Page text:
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In Your Ear: Hip-Hop Justice
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In Your Ear: Hip-Hop Justice

In Your Ear: Hip-Hop Justice

In Your Ear: Hip-Hop Justice
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George Washington University law professor Paul Butler argues that hip hop provides the best ground-level soundtrack of the criminal justice system and its failures. Butler shares what he's listening to his play list for Tell Me More In Your Ear" feature.

MICHEL MARTIN, host:

And now to a very different look at the justice system. Law professor and former federal prosecutor Paul Butler has written a new book, "Let's Get Free: A Hip Hop Theory of Justice." He says hip-hop reveals difficult truths about American crime and punishment, and Paul Butler shared some of his favorite songs for our occasional feature we call In Your Ear.

Mr. PAUL BUTLER (Author, "Let's Get Free: A Hip Hop Theory of Justice"): So one song I'm listening to now is called "Misunderstood," and it's by Lil Wayne. It's on his most recent album, "The Carter III." I love "Misunderstood" because in it, he's got this dry lecture about the criminal justice system. It's about a minute and a half. It's where he talks about how many people in the U.S. are locked up and specifically how many African-American men are locked up.

(Soundbite of song, "Misunderstood")

Mr. LIL WAYNE: (Rapping) You see, one in every 100 Americans are locked up. One in every nine black Americans are locked up�

Mr. BUTLER: And he talks about the reasons why, including for using and selling drugs, a crime that blacks are disproportionately locked up for. And he kind of breaks it down. One of the amazing things about this track is he's actually smoking a marijuana cigarette while he raps about criminal justice. So he's keeping it real. It's a great beat and a great song. That's why the album got nominated for a Grammy Award.

(Soundbite of song, "Misunderstood")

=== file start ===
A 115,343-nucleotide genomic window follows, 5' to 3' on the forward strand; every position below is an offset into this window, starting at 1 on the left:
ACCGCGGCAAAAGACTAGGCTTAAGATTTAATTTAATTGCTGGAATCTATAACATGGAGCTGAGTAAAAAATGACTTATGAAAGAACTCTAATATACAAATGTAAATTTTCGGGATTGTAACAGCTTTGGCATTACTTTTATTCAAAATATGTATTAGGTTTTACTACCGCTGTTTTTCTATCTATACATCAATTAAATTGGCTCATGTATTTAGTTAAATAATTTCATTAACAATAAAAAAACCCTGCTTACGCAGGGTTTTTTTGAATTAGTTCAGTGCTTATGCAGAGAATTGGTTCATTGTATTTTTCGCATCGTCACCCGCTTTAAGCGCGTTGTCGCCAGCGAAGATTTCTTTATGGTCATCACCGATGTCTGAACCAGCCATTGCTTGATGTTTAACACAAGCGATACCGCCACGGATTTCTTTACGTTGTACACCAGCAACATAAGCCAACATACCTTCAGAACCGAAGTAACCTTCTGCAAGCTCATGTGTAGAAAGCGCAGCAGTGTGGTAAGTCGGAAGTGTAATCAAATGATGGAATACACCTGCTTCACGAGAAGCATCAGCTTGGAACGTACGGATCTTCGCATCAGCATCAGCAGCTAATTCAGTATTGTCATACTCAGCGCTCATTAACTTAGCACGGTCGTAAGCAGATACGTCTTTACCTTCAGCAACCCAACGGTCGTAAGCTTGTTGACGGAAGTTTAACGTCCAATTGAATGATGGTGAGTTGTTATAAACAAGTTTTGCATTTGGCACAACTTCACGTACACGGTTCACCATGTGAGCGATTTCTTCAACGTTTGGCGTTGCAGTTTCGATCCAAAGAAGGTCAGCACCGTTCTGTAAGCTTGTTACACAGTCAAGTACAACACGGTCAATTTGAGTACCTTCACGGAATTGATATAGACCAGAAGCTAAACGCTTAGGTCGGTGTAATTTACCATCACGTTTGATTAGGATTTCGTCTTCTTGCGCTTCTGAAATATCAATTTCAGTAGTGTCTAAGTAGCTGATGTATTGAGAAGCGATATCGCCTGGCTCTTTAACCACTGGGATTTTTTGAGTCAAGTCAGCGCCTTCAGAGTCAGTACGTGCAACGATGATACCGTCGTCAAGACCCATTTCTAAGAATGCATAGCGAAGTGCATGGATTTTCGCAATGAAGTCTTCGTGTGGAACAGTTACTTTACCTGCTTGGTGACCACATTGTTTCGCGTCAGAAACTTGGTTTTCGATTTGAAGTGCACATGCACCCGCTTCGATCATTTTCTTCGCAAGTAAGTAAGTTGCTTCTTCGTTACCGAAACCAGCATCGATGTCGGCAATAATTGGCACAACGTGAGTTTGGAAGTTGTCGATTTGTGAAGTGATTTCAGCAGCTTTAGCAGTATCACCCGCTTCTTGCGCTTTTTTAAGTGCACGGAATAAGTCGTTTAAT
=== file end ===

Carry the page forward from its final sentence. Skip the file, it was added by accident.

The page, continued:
Mr. LIL WAYNE: (Rapping) I love being misunderstood. Why? Because I live in the suburbs, but I come from the hood. Bring the hook in.

Mr. BUTLER: Another song I'm listening to, it's the "Sound of Da Police" by KRS-One, and it's their critique of the police for racial profiling, but it's actually a broader, theoretical critique of the way that we construct crime in the United States.

(Soundbite of song, "Sound of Da Police")

KRS-ONE (Musical Group): (Singing) That's the sound of da beast. That's the sound of da police.

Mr. BUTLER: KRS makes a point that we, United States citizens, we got our land from Indians. It was stolen land.

(Soundbite of song, "Sound of Da Police")

KRS-ONE: (Singing) Change your attitude; change your plan. There can never really be justice on stolen land.

Mr. BUTLER: They've got this great line: There can never be real justice on stolen land. But then he talks about how the police harass minorities, especially young, black men; and he goes from this kind of alliteration thing, sound of da police, sound of da police, he blends that to the sound of the da beast, and he makes this analogy between prison and slavery, an analogy that comes up all the time in hip-hop music.

(Soundbite of song, "Sound of Da Police")

KRS-ONE: (Singing) Yeah, officer from overseer. You need a little clarity? Check the similarity. The overseer could stop you what you're doing. The officer will pull you over just when he's pursuing.

Mr. BUTLER: So it's an old school again, this is all pop music that people dance to. And the third song that I just love is called "Danger" by Erykah Badu. The first time I heard this song was on a dance floor in a club in Atlanta, and it starts out with this sample of a collect call from prison.

(Soundbite of song, "Danger")

Ms. ERYKAH BADU: (Singing) I just got this call�

Unidentified Woman: This is a collect call from the correctional facility from�

Unidentified Man: It's me, baby.

Mr. BUTLER: And it's her boyfriend. He's about to get out of prison. She accepts the call. She can't wait to see him. At the same time, she's scared because he might start dealing drugs again, and that makes her unsafe. So this song is about the collateral consequences of prison, about how people do time on the outside. It's not just the person who's being locked up, who's being punished and how the criminal justice system ought to take that into account.

Erykah Badu is the goddess. She's just awesome, and this is one of her most brilliant songs.

(Soundbite of song, "Danger")

Ms. BADU: (Singing) Yeah, I got some money.

MARTIN: Paul Butler teaches law at George Washington University. He's the author of the new book, "Let's Get Free: A Hip Hop Theory of Justice." He tells us more about how hip-hop can show us what's wrong with the criminal justice system and how to fix it. That conversation is just ahead on TELL ME MORE from NPR News. I'm Michel Martin.

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